Sun Country Airlines — the little vacation carrier formed by some Minnesota pilots and flight attendants 35 years ago and later owned by two of the state’s wealthiest families — is now owned by one of the nation’s most prominent investment firms.

Apollo Global Management, a New York-based firm led by investor Leon Black, on Thursday bought Sun Country from Mitch and Marty Davis, the Twin Cities billionaires who have owned it since 2011. Terms were not disclosed.

Sun Country will stay based in Eagan and continue to be led by Jude Bricker, a former Allegiant Air executive whom the Davis brothers hired as chief executive in July.

But the company’s future depends in doing in other cities what it does at Minneapolis-St. Paul International Airport: providing low-cost flights to vacation spots and other places that don’t support the frequency of service that bigger airlines prefer.

Mike Boyd, a Denver-based aviation consultant, said the deal is a validation by a prominent investment firm of the direction that Sun Country and other low-cost carriers have been moving for several years. Instead of trying to duplicate the sprawling networks of carriers like Delta, American and Southwest, Sun Country and airlines like Frontier, Spirit and Allegiant are creating demand for air travel where it didn’t previously exist.

“These airlines offer very low fares to get people to travel when they wouldn’t have otherwise,” Boyd said. “Instead of spending those discretionary dollars on something for the house, it’s ‘Hey, we’ll go to Tucson this weekend.’ ”

In the process, Sun Country and similar carriers formed a different layer to the airline industry. “What Leon Black and Apollo saw in this is a huge opportunity for them, a great platform to build on and get into this parallel airline universe,” Boyd said.

A smaller investment firm bought Frontier in 2013. Spirit and Allegiant are publicly held.

Apollo, a publicly traded firm that has owned or been a major investor in dozens of companies, has a substantial track record in travel and leisure, but the Sun Country deal marks its first purchase of an airline. It has held stakes in travel companies like Diamond Resorts, Great Wolf Lodge, Caesars Entertainment and Norwegian Cruise Line. In July, Apollo raised $24.6 billion for a buyout fund, the largest amount ever gathered by an investment firm.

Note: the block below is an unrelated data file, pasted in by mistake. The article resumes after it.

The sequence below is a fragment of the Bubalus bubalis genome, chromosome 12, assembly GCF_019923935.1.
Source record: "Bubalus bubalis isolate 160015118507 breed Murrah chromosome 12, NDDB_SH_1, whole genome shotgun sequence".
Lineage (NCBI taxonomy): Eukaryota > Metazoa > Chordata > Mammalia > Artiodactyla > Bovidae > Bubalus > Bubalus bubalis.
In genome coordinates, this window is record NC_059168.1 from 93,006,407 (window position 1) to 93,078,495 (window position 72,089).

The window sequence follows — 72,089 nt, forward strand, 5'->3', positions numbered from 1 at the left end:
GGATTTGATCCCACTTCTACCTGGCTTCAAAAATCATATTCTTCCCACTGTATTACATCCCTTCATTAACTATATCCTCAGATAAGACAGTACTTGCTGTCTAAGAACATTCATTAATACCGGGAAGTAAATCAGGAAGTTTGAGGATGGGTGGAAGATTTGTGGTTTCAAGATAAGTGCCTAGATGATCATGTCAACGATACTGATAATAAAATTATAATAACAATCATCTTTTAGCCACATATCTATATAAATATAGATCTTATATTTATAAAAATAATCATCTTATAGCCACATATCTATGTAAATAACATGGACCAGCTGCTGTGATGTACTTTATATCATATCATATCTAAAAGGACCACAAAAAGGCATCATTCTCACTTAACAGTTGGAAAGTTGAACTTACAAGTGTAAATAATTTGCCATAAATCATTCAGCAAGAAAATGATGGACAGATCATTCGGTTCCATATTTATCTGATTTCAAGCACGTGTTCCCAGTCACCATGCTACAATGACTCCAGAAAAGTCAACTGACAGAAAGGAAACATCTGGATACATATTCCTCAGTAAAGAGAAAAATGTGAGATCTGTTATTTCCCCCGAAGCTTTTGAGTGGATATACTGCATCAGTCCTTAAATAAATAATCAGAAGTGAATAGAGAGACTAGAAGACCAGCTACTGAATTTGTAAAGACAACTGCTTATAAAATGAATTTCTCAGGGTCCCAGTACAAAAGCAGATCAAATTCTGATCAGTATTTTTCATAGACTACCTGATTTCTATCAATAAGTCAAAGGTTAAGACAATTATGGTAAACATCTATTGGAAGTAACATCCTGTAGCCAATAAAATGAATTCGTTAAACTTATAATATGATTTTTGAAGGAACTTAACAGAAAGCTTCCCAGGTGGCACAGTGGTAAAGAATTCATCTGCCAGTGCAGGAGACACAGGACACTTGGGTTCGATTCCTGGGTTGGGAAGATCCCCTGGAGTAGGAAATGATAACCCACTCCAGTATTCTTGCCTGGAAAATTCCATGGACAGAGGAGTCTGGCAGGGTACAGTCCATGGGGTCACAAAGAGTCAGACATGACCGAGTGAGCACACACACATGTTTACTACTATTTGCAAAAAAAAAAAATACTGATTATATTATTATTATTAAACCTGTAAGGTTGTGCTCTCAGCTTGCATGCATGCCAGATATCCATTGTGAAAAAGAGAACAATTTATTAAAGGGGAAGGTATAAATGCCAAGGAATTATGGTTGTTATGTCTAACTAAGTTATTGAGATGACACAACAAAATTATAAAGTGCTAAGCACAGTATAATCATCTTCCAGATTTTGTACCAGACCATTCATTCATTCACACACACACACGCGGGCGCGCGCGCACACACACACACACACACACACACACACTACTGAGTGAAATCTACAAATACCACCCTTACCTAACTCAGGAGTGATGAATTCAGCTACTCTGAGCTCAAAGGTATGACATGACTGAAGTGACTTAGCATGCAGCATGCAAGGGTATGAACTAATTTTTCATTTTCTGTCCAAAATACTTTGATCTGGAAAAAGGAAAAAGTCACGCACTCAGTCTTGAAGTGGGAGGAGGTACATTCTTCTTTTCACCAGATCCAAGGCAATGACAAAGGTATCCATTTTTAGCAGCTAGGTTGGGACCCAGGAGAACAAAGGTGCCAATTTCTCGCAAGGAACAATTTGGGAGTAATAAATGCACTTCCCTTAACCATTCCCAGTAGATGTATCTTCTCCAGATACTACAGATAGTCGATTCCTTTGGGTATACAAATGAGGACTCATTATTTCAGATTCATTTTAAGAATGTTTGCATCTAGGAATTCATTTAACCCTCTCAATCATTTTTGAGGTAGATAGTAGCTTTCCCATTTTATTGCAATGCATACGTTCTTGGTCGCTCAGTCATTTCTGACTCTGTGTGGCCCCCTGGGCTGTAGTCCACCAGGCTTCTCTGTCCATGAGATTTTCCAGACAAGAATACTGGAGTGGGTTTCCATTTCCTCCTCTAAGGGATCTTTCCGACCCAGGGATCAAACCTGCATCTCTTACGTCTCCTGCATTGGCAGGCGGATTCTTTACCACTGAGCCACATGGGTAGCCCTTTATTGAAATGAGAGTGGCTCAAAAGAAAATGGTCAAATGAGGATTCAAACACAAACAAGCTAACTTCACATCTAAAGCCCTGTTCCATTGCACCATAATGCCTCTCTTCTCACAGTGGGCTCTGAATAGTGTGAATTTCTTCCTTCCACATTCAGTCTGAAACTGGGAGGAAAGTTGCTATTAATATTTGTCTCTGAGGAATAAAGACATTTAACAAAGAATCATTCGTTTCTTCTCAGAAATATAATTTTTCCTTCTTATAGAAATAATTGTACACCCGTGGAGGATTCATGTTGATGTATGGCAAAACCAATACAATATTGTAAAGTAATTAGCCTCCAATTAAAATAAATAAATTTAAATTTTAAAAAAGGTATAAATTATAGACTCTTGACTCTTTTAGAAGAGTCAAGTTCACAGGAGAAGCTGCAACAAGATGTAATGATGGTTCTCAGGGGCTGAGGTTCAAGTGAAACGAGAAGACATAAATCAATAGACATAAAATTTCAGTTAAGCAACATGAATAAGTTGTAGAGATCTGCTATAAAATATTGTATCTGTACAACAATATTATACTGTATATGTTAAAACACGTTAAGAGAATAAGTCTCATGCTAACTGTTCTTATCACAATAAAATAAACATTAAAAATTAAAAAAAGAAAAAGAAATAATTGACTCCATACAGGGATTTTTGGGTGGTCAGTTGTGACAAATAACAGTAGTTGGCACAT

“Sun Country presents compelling opportunities for innovation, efficiency and growth,” Antoine Munfakh, an Apollo partner, said. “Underpinned by a solid foundation of assets and people, including an outstanding team of executives and talented flight crews, we believe Sun Country has a very bright future.”

Marty Davis, the airline’s chairman, said Apollo has the money and people who can devote the time and energy needed to make Sun Country grow. “Airlines are an all-in thing,” he said. “I think it’s an opportunity to really become a big player in U.S. air travel.”

The Davis brothers also own Cambria, Davis Family Dairies and Cambria Mortgage and Title. They bought Sun Country out of the bankruptcy reorganization it was thrust into when its previous owner, billionaire Tom Petters of Minnetonka, liquidated his assets after being charged in the biggest business fraud in Minnesota history. He was later convicted.

Sun Country was formed in 1983 by former Twin Cities-based pilots and flight attendants of Braniff International Airways, which closed in 1982. For many years, it focused on charter service and flights for group tours created by travel agencies. In 1999, then owned by a Milwaukee travel agency firm, Sun Country transformed into an airline providing scheduled flights from MSP and Milwaukee. But after the Sept. 11, 2001, attacks created a travel recession, Sun Country tumbled into bankruptcy for the first time and closed.

A new firm led by former executives and some local investors revived the Sun Country brand in 2003 and aligned the revived airline with Hobbit Travel and Nevada casino owner Don Laughlin. Petters put together a group of investors to buy the company in 2006.

The Davis brothers stabilized the airline and built up its route structure after picking up Sun Country after its second bankruptcy. Today, Sun Country leases 26 Boeing 737s and flies to about three dozen destinations from MSP. Its routes vary seasonally.

Davis said the airline is profitable. Still, its performance has been near the bottom of an industry that has been thriving for the last few years.

Sun Country earned $5 million on $136 million in revenue during the third quarter, a turnaround from a loss of $6 million on revenue of $117 million in the same period a year ago, according to an Airline Weekly analysis of data released this week by the U.S. Bureau of Transportation Statistics.

It became clear that changes were afoot earlier this year when the Davis brothers hired Bricker. Shortly after arriving, Bricker praised Sun Country’s employees, service and brand reputation but he said, “The results aren’t there.”

He immediately took steps to lower costs and generate more revenue. The airline imposed some new fees, including one for putting a carry-on bag in an overhead bin. And it started to increase the number of seats in its planes.